In 1660 the village of Eyam was stuck by the plague and went into isolation. When the plague was at its height villagers buried their dead in the gardens of their cottages and four of these grave remain at Bretton Hostel, surrounded by the meadows and moors of the dark peak. Bretton Hostel and the plague village of Eyam are a ready made holiday, with a world of interest and education in the very fabric of the village, gorgeous countryside to explore and comfortable self-catering accommodation.
After a refreshing night’s sleep at Witherslacks Cycle Barn we (Alex and my dogs Jaffa and Banjo), ate breakfast and set out to find a route across the fells. Our destination was another dog friendly hostel in Kendal.
We all go to the large booking sites to look for accommodation, however I add another step and I think you should to. I use the booking sites to find suitable available accommodation, then I google the accommodation name and place my booking direct. This has led to some startling results over the years.
I first heard of the Lincolnshire Wolds as a member of the YHA, hearing talk of the iconic Woodys Top Youth Hostel. It took another 20 year to get around to visiting this quiet and beautiful area, by which time Woodys Top hostel had closed. However I soon found, hidden amidst the beautiful countryside, other remnants from the iconic era of rambling that founded the YHA.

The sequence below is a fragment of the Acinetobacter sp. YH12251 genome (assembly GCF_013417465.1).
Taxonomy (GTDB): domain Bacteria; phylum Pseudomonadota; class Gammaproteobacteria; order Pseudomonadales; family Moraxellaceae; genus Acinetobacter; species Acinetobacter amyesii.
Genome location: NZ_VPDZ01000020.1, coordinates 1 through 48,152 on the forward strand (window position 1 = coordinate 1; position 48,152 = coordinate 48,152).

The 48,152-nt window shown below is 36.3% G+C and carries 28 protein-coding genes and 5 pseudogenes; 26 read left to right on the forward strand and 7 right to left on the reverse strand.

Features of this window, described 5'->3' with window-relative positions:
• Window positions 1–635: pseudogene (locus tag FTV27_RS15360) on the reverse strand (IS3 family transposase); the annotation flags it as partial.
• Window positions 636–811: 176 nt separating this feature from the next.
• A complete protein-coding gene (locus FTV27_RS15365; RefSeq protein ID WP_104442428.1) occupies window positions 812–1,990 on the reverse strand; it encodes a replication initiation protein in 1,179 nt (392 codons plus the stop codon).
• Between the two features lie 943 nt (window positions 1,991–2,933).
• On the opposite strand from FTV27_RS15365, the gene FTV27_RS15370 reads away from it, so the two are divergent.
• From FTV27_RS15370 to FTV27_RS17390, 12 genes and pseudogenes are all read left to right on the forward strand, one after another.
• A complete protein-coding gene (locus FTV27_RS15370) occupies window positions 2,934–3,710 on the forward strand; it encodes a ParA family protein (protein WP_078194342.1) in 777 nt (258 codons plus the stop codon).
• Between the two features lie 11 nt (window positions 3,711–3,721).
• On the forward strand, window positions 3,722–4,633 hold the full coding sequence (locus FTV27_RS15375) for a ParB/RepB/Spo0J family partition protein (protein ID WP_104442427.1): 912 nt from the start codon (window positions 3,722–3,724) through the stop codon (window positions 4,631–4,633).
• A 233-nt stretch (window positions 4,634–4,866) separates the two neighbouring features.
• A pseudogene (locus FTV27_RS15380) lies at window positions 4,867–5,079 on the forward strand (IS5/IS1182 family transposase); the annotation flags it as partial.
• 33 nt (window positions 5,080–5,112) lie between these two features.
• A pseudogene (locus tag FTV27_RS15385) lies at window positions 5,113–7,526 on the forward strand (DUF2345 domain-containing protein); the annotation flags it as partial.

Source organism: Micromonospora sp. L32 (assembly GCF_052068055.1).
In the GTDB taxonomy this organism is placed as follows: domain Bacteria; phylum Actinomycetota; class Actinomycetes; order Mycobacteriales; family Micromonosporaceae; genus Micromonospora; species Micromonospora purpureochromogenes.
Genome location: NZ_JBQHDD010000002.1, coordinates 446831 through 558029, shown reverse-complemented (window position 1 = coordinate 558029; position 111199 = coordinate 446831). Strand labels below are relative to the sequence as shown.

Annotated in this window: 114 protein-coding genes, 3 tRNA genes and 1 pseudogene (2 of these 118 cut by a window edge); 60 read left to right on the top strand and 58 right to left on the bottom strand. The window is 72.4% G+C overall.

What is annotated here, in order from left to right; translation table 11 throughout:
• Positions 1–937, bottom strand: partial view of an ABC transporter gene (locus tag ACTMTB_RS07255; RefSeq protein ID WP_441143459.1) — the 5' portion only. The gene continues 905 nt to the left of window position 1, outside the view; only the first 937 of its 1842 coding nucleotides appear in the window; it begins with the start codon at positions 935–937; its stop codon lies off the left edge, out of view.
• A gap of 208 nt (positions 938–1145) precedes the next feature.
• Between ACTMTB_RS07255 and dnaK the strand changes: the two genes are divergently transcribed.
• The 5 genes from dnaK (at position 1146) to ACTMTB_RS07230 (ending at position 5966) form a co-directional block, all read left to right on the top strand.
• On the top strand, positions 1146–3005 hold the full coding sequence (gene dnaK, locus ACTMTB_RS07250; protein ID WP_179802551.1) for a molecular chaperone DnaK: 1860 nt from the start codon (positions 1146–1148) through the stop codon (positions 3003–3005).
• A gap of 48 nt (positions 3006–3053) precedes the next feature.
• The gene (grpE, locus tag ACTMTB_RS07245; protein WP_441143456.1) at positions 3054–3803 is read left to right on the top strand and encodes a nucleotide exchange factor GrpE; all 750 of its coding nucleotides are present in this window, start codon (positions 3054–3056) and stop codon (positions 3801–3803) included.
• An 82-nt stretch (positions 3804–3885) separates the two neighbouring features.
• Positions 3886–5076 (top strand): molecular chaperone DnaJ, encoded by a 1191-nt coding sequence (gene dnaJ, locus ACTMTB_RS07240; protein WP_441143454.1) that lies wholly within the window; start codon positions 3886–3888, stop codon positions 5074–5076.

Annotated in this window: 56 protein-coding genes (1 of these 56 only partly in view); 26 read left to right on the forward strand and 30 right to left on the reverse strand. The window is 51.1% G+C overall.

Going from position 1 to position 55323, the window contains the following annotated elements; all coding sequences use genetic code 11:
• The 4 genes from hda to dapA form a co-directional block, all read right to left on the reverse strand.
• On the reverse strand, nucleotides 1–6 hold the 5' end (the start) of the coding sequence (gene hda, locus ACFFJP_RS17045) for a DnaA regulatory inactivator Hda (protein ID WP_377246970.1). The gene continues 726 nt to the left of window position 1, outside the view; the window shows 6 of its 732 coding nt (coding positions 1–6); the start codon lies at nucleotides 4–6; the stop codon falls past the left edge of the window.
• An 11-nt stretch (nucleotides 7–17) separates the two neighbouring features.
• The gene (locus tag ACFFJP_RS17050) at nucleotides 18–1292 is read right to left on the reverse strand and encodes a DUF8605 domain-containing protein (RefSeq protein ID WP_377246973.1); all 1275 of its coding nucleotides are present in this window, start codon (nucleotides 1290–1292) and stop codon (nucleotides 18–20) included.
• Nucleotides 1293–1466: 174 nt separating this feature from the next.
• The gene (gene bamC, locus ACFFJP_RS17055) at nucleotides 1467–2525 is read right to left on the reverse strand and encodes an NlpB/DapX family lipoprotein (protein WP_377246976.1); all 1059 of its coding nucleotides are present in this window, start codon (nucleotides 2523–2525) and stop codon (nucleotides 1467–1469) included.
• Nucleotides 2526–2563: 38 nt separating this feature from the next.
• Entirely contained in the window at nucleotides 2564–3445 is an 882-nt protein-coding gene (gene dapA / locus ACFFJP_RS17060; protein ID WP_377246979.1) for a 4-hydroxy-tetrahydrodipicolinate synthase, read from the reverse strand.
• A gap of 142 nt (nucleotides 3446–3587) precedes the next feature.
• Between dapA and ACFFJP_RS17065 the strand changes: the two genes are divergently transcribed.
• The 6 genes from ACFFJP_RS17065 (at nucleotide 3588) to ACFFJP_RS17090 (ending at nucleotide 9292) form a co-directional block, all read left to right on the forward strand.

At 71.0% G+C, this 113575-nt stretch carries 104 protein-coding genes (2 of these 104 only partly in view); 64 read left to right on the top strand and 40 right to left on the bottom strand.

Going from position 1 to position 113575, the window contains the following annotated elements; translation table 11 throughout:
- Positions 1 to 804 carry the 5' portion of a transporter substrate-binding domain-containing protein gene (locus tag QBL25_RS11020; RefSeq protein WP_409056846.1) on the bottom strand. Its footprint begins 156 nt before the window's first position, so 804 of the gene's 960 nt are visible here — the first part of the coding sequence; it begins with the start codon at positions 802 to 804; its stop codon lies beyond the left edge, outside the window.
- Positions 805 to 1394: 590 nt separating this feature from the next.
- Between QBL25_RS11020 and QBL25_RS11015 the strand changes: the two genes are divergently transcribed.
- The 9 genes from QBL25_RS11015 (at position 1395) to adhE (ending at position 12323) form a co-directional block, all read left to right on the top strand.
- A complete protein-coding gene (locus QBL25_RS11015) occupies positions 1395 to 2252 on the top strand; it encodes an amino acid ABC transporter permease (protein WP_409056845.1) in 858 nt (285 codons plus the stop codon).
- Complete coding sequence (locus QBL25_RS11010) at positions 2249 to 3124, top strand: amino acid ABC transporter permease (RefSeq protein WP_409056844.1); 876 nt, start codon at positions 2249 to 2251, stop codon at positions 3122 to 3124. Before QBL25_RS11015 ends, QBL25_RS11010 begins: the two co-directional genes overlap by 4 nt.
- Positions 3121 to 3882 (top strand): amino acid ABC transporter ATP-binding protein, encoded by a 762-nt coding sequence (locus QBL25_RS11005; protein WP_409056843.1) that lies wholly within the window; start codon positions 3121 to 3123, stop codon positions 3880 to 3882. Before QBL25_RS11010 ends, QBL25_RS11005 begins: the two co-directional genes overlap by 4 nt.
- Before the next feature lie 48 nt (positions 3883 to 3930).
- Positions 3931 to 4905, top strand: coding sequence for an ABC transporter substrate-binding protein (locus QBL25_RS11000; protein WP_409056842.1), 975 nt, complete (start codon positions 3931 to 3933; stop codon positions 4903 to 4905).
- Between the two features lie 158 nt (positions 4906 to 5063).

If I could only say one thing in this blog, I would say beware of booking.com. Be aware that the minute you list a single bed with them, direct bookings from returning guests and word of mouth referrals will start to come to via booking.com. You lose 15% and booking.com gets the upper hand.
The Highland Haven feels like it is at the edge of the world right up on the Scottish North Coast. Brian Sutherland visited with his family and experienced a warm welcome to this newly renovated innovative hostel. A must visit if you are looking for Scottish north coast accommodation.
Following the successful Lincolnshire Wolds Walking Festival this spring, it’s now time to get your boots on for the return of the popular South Lincolnshire Walking Festival in October.
Almost immediately after leaving Greenhead on the way to Bellingham, the Pennine Way path joins the ruins of Hadrian’s Wall. It continues along this extremely well preserved section of the wall for the next 8 miles. As soon as it turned away from Hadrian’s Wall I felt like I was back where I belonged. After 200 miles, I felt connected to the Pennine Way. It hadn’t always been kind to me but I didn’t take it personally, because this is part of what it means to walk any long-distance path.
We were lucky enough to be walking on a warm, sunny evening across the Lincolnshire countryside; the Ramblers Church made us feel right at home and gave a sense of walking the way that so many have walked before…I recommend that others also follow these ancient footsteps.
After walking my third day of the Pennine Way my destination was Hebden Bridge Eco-Hostel, and my friend decided to join me there. The hostel is located on the east end of town and up a hill, but this gave us the advantage of being able to pass by the artisanal shops, sidewalk cafes, and art galleries that lined the streets.